Diplomats Criticize Obama Policy on Syria
Fifty-one State Department diplomats submitted a memo, released Thursday, calling for a more aggressive U.S. military strategy in Syria and recommending strikes against the government of Bashar al-Asad. The signatories characterized U.S. policy towards the conflict as underwhelming in the face of widespread violence and destruction.
Proposing a radical change in the Obama administration’s policy on Syria, the diplomats advocated utilizing “standoff” weaponry to strike Damascus, preventing a need to deploy U.S. ground troops. In the face of continued ceasefire and human rights violations, such direct military action would be the most effective way to bring Asad to the negotiating table to end the conflict, they contend.
The document was signed by mainly mid-level officers and officials with close ties to the region, including a Syrian desk officer in the Bureau of Near Eastern Affairs and a former deputy to the American Ambassador in Damascus. The memo was filed through the “dissent channel,” a consequence-free system for employees to express their policy frustrations to the Secretary of State and other senior officials.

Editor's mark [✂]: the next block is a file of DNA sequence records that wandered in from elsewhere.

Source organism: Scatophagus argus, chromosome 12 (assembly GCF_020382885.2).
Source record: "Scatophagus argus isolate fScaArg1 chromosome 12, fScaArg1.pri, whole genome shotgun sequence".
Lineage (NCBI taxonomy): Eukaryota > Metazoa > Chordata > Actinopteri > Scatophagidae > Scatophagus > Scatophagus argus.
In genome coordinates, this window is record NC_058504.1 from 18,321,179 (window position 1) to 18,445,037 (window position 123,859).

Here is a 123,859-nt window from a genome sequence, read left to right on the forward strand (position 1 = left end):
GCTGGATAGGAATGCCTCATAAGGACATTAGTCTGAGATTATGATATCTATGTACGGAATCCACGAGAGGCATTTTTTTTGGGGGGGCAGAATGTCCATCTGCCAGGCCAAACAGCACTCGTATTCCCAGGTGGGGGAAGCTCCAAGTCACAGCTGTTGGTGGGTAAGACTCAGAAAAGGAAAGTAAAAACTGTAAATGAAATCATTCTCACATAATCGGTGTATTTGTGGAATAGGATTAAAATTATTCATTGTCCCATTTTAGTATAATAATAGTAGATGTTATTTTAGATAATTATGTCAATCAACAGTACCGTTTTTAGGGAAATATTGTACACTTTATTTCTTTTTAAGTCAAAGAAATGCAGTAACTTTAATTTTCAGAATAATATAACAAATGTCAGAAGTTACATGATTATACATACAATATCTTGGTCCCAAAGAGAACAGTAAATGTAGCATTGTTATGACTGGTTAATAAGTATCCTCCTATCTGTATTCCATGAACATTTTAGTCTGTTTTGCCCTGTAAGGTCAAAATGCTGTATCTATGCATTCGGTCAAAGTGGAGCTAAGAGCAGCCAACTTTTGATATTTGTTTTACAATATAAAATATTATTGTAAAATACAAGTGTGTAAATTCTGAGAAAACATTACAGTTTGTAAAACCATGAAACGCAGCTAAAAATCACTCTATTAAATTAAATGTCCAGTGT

While traveling abroad, Secretary of State John Kerry responded to the memo saying it was an “important statement” that warranted further discussion.
Military Campaign for Raqqa
The Syrian Democratic Forces (SDF) announced the launch of a campaign focused on freeing northern Raqqa—the Syrian city situated about 50 miles south of the Turkish border and Islamic State’s de facto capital. The SDF is an umbrella alliance, with U.S. backing, comprised primarily of Kurdish YPG militia (People’s Protection Unit) along with other Kurdish and Arab opposition forces.
The move follows the visit to Northern Syria in May by U.S. Central Command Chief, GEN Joseph Votel, USA, and the subsequent American decision to send U.S. Special Forces operatives to organize and train rebel fighters.
U.S. officials have said the task of conquering the whole city of Raqqa is a job too big for the SDF to undertake on its own. A Kurdish YPG commander noted that freeing the northern section is a necessary first step towards reclaiming the city, and could serve as a launching point for a larger scale attack on the ISIS dominated area.
The Syrian Observatory for Human Rights reported that the SDF, with the help of Russian air support, made its first advance in the operation on June 7th when it liberated the Euphrates river town of Tabqa. The strategic city, about 24 miles upstream of Raqqa, holds the country’s largest energy producing dam, a large man-made lake, and neighbors a key highway connecting Raqqa to the Aleppo region.